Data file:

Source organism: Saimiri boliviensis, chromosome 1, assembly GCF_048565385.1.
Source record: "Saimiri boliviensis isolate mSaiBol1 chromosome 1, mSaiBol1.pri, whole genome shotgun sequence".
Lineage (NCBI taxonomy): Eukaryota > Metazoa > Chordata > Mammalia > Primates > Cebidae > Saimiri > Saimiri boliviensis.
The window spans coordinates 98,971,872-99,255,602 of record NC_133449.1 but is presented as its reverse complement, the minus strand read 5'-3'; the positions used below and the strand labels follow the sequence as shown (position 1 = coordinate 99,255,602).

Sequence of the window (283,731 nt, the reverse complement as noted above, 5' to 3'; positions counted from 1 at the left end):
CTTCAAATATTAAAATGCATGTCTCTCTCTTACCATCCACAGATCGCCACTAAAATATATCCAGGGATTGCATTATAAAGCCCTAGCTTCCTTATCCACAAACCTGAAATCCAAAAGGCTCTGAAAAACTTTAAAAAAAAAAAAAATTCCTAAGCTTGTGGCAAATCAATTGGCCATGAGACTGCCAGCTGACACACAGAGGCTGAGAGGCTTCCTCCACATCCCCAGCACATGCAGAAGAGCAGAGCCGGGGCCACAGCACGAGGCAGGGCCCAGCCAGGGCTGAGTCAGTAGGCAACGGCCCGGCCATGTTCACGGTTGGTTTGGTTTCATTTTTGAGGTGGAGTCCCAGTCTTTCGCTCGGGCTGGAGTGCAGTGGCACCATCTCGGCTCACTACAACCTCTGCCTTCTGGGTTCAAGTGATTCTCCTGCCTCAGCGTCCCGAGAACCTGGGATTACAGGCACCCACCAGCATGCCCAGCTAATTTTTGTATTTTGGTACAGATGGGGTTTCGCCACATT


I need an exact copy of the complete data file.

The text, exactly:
Source organism: Saimiri boliviensis, chromosome 1, assembly GCF_048565385.1.
Source record: "Saimiri boliviensis isolate mSaiBol1 chromosome 1, mSaiBol1.pri, whole genome shotgun sequence".
Lineage (NCBI taxonomy): Eukaryota > Metazoa > Chordata > Mammalia > Primates > Cebidae > Saimiri > Saimiri boliviensis.
The window spans coordinates 98,971,872-99,255,602 of record NC_133449.1 but is presented as its reverse complement, the minus strand read 5'-3'; the positions used below and the strand labels follow the sequence as shown (position 1 = coordinate 99,255,602).

Sequence of the window (283,731 nt, the reverse complement as noted above, 5' to 3'; positions counted from 1 at the left end):
CTTCAAATATTAAAATGCATGTCTCTCTCTTACCATCCACAGATCGCCACTAAAATATATCCAGGGATTGCATTATAAAGCCCTAGCTTCCTTATCCACAAACCTGAAATCCAAAAGGCTCTGAAAAACTTTAAAAAAAAAAAAAATTCCTAAGCTTGTGGCAAATCAATTGGCCATGAGACTGCCAGCTGACACACAGAGGCTGAGAGGCTTCCTCCACATCCCCAGCACATGCAGAAGAGCAGAGCCGGGGCCACAGCACGAGGCAGGGCCCAGCCAGGGCTGAGTCAGTAGGCAACGGCCCGGCCATGTTCACGGTTGGTTTGGTTTCATTTTTGAGGTGGAGTCCCAGTCTTTCGCTCGGGCTGGAGTGCAGTGGCACCATCTCGGCTCACTACAACCTCTGCCTTCTGGGTTCAAGTGATTCTCCTGCCTCAGCGTCCCGAGAACCTGGGATTACAGGCACCCACCAGCATGCCCAGCTAATTTTTGTATTTTGGTACAGATGGGGTTTCGCCACATT